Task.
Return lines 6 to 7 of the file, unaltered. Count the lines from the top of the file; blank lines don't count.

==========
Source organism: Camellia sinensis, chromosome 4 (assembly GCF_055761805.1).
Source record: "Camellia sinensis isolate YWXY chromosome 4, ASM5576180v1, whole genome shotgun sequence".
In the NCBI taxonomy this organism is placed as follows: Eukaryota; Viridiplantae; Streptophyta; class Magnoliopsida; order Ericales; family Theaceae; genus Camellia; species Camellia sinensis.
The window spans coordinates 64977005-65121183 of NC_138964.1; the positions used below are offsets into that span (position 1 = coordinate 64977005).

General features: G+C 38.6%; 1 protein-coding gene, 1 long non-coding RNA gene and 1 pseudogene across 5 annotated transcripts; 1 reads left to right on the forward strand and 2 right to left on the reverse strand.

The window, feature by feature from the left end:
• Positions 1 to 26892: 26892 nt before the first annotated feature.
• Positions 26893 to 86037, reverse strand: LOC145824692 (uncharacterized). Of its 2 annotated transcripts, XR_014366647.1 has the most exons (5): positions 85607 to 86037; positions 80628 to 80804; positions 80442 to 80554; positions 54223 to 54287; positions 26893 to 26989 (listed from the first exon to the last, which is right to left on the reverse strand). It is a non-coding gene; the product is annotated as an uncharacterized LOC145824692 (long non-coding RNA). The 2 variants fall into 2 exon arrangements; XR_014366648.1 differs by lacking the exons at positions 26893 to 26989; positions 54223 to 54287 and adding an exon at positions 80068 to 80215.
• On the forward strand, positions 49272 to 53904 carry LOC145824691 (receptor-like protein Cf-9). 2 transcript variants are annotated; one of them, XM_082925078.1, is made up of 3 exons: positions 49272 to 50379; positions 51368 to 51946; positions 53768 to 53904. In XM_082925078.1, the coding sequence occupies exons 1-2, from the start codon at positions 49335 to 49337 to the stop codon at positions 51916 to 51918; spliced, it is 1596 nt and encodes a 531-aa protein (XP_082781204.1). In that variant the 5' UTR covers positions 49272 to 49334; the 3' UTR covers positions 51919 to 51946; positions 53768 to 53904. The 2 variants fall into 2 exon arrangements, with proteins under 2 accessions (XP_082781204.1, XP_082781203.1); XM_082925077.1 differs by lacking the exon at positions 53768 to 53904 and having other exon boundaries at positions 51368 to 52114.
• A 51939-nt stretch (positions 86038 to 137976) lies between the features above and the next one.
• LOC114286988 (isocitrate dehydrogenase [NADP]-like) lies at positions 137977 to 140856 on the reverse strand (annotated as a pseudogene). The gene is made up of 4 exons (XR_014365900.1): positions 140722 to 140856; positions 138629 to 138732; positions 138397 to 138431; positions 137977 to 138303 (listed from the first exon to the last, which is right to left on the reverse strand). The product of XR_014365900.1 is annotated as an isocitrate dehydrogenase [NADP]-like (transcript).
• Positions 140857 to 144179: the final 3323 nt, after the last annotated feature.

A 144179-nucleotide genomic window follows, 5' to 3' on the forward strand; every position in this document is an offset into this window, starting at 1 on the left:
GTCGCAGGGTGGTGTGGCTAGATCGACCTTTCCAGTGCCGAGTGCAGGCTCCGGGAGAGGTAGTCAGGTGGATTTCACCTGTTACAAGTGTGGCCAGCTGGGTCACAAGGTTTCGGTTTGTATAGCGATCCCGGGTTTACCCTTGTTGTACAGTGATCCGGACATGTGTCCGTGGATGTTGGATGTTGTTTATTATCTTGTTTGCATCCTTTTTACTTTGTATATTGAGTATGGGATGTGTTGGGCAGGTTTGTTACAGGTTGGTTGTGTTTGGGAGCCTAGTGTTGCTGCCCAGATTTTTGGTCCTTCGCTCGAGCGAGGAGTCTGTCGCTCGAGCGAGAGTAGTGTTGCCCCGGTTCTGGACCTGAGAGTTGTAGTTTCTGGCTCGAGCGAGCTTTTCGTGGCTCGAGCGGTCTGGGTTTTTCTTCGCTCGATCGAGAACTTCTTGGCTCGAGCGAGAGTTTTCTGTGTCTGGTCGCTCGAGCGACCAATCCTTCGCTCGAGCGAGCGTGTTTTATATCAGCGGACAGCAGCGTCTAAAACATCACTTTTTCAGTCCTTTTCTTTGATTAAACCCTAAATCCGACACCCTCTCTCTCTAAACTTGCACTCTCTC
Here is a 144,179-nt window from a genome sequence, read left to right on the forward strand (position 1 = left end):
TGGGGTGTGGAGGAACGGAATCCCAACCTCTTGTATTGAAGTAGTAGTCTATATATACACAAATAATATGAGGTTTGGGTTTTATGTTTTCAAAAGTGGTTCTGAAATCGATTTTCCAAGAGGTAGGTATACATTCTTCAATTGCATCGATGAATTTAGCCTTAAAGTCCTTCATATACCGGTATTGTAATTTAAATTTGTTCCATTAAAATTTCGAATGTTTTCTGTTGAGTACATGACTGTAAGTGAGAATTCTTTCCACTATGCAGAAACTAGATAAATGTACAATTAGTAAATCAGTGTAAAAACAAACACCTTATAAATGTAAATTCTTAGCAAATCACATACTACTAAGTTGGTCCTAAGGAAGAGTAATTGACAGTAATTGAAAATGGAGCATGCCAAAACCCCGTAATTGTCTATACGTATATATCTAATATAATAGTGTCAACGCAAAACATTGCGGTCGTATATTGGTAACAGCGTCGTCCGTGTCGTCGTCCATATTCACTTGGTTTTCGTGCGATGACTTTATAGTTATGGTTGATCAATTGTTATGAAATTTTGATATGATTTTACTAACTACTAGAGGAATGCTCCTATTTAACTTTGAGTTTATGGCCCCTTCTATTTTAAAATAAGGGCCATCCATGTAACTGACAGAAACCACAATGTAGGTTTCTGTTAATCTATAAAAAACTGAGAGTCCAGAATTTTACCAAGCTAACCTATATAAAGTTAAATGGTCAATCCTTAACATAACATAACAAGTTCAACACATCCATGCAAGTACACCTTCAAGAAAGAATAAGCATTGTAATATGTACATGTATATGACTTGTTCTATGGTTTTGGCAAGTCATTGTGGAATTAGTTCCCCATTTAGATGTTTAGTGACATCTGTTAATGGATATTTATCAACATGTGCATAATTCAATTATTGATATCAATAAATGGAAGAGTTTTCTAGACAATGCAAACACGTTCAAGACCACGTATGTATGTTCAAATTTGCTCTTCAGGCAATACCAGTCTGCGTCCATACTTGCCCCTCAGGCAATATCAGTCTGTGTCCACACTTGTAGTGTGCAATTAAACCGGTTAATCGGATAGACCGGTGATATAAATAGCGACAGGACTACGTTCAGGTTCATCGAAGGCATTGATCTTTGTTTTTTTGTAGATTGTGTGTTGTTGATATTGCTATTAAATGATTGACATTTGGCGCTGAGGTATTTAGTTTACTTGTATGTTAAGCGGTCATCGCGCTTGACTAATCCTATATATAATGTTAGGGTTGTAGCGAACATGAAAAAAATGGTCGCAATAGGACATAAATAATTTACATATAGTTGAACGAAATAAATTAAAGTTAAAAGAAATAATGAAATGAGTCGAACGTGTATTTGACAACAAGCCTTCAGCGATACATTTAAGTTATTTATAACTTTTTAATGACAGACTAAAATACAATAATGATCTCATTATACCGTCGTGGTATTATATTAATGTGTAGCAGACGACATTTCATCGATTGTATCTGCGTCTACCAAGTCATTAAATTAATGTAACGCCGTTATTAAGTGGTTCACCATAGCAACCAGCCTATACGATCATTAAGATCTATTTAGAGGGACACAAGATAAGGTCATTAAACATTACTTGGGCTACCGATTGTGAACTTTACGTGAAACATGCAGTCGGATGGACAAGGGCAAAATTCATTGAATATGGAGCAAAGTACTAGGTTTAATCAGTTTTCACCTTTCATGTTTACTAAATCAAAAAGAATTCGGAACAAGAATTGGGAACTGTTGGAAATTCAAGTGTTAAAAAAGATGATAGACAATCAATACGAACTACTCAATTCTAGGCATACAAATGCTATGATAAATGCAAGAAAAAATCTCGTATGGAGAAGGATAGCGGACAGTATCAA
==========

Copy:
The window, feature by feature from the left end:
• Positions 1 to 26892: 26892 nt before the first annotated feature.